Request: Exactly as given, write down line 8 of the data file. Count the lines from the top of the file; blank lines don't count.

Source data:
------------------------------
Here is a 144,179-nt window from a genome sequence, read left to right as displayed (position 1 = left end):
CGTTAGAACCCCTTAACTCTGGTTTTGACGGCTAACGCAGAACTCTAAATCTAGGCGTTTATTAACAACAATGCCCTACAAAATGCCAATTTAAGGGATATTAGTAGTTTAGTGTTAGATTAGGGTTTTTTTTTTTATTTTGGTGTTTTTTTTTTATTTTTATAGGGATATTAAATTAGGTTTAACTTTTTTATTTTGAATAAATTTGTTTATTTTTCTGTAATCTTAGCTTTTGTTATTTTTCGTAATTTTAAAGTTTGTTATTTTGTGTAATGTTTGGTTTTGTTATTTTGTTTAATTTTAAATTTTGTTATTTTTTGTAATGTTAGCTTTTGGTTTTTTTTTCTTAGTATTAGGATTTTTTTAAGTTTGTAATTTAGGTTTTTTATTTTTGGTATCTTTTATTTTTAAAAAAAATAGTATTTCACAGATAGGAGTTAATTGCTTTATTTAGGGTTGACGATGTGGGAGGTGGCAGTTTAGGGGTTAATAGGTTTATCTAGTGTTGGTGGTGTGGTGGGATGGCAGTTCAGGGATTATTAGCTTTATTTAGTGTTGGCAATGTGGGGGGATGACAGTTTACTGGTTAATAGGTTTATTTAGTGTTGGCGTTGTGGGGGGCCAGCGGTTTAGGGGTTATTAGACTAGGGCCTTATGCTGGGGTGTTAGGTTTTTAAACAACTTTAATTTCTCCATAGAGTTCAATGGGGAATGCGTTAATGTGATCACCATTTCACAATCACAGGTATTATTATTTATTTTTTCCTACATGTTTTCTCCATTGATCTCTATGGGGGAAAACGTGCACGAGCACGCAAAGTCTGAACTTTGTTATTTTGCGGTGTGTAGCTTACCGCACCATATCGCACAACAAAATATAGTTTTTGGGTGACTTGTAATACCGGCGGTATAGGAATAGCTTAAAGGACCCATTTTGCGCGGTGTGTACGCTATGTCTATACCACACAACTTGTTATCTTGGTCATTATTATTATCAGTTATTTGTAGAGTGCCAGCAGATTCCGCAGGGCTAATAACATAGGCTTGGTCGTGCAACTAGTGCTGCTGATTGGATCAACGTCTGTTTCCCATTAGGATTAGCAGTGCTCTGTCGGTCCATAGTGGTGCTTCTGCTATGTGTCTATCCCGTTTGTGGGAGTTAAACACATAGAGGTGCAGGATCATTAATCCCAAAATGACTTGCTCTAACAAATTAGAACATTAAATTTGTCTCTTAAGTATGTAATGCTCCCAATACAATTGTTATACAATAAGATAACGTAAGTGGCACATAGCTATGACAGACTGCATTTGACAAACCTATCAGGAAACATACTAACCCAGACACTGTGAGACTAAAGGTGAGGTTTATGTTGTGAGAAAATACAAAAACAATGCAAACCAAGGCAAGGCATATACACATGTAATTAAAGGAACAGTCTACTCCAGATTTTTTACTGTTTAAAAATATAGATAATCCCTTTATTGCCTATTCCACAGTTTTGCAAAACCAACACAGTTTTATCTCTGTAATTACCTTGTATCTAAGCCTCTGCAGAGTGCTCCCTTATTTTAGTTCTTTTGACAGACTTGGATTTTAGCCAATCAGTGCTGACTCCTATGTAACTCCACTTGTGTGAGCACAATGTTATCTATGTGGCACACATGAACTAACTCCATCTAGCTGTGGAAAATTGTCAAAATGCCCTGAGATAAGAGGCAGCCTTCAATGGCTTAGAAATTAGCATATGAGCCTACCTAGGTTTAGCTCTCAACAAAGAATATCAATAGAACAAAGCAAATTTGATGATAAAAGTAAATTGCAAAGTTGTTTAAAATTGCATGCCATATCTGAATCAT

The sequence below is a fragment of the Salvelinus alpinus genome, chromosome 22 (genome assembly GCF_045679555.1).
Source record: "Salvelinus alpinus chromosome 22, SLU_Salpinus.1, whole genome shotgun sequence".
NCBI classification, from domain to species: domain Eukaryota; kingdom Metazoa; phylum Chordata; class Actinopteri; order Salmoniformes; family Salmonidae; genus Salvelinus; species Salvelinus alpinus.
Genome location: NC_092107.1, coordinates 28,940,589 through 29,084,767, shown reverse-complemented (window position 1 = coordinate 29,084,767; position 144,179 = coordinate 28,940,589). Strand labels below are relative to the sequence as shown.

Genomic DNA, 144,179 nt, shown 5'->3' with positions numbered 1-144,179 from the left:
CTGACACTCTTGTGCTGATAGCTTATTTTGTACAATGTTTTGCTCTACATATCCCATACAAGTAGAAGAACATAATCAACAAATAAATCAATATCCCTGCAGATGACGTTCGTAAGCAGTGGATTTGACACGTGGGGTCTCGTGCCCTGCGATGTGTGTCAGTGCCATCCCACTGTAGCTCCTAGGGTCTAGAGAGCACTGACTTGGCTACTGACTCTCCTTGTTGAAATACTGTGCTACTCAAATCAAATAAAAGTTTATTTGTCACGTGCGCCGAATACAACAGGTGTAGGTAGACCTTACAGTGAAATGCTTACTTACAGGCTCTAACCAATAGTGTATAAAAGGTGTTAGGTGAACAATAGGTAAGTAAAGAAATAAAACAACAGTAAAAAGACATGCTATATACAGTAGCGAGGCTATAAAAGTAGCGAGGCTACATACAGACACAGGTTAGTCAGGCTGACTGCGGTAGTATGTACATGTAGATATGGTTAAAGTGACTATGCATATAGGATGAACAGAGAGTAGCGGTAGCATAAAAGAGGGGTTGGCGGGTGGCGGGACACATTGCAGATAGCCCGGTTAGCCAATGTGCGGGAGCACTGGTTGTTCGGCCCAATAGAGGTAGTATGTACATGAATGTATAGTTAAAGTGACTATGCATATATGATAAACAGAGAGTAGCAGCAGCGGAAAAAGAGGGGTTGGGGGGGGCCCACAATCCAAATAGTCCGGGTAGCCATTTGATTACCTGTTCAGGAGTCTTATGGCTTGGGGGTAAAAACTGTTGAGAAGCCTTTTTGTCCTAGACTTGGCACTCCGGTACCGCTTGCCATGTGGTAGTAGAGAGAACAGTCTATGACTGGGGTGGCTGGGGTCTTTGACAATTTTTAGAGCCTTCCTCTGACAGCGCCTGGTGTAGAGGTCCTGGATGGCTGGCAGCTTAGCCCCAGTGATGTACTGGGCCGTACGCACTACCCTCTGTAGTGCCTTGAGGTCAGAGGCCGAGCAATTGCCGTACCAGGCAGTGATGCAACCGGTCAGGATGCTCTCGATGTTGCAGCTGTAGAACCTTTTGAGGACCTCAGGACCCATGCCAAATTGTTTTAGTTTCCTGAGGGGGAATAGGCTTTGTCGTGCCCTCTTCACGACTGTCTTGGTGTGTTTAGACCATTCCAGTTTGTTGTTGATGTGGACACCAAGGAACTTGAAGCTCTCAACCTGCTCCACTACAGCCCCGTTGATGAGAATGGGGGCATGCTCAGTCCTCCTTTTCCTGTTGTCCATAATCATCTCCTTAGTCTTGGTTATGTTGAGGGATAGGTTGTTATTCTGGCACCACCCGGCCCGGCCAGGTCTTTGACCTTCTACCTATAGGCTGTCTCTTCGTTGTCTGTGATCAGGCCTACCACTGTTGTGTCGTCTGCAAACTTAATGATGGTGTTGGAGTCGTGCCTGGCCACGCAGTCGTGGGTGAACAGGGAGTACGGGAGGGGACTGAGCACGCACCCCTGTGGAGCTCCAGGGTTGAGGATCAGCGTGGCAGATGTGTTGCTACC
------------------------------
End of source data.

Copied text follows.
CTGACACTCTTGTGCTGATAGCTTATTTTGTACAATGTTTTGCTCTACATATCCCATACAAGTAGAAGAACATAATCAACAAATAAATCAATATCCCTGCAGATGACGTTCGTAAGCAGTGGATTTGACACGTGGGGTCTCGTGCCCTGCGATGTGTGTCAGTGCCATCCCACTGTAGCTCCTAGGGTCTAGAGAGCACTGACTTGGCTACTGACTCTCCTTGTTGAAATACTGTGCTACTCAAATCAAATAAAAGTTTATTTGTCACGTGCGCCGAATACAACAGGTGTAGGTAGACCTTACAGTGAAATGCTTACTTACAGGCTCTAACCAATAGTGTATAAAAGGTGTTAGGTGAACAATAGGTAAGTAAAGAAATAAAACAACAGTAAAAAGACATGCTATATACAGTAGCGAGGCTATAAAAGTAGCGAGGCTACATACAGACACAGGTTAGTCAGGCTGACTGCGGTAGTATGTACATGTAGATATGGTTAAAGTGACTATGCATATAGGATGAACAGAGAGTAGCGGTAGCATAAAAGAGGGGTTGGCGGGTGGCGGGACACATTGCAGATAGCCCGGTTAGCCAATGTGCGGGAGCACTGGTTGTTCGGCCCAATAGAGGTAGTATGTACATGAATGTATAGTTAAAGTGACTATGCATATATGATAAACAGAGAGTAGCAGCAGCGGAAAAAGAGGGGTTGGGGGGGGCCCACAATCCAAATAGTCCGGGTAGCCATTTGATTACCTGTTCAGGAGTCTTATGGCTTGGGGGTAAAAACTGTTGAGAAGCCTTTTTGTCCTAGACTTGGCACTCCGGTACCGCTTGCCATGTGGTAGTAGAGAGAACAGTCTATGACTGGGGTGGCTGGGGTCTTTGACAATTTTTAGAGCCTTCCTCTGACAGCGCCTGGTGTAGAGGTCCTGGATGGCTGGCAGCTTAGCCCCAGTGATGTACTGGGCCGTACGCACTACCCTCTGTAGTGCCTTGAGGTCAGAGGCCGAGCAATTGCCGTACCAGGCAGTGATGCAACCGGTCAGGATGCTCTCGATGTTGCAGCTGTAGAACCTTTTGAGGACCTCAGGACCCATGCCAAATTGTTTTAGTTTCCTGAGGGGGAATAGGCTTTGTCGTGCCCTCTTCACGACTGTCTTGGTGTGTTTAGACCATTCCAGTTTGTTGTTGATGTGGACACCAAGGAACTTGAAGCTCTCAACCTGCTCCACTACAGCCCCGTTGATGAGAATGGGGGCATGCTCAGTCCTCCTTTTCCTGTTGTCCATAATCATCTCCTTAGTCTTGGTTATGTTGAGGGATAGGTTGTTATTCTGGCACCACCCGGCCCGGCCAGGTCTTTGACCTTCTACCTATAGGCTGTCTCTTCGTTGTCTGTGATCAGGCCTACCACTGTTGTGTCGTCTGCAAACTTAATGATGGTGTTGGAGTCGTGCCTGGCCACGCAGTCGTGGGTGAACAGGGAGTACGGGAGGGGACTGAGCACGCACCCCTGTGGAGCTCCAGGGTTGAGGATCAGCGTGGCAGATGTGTTGCTACC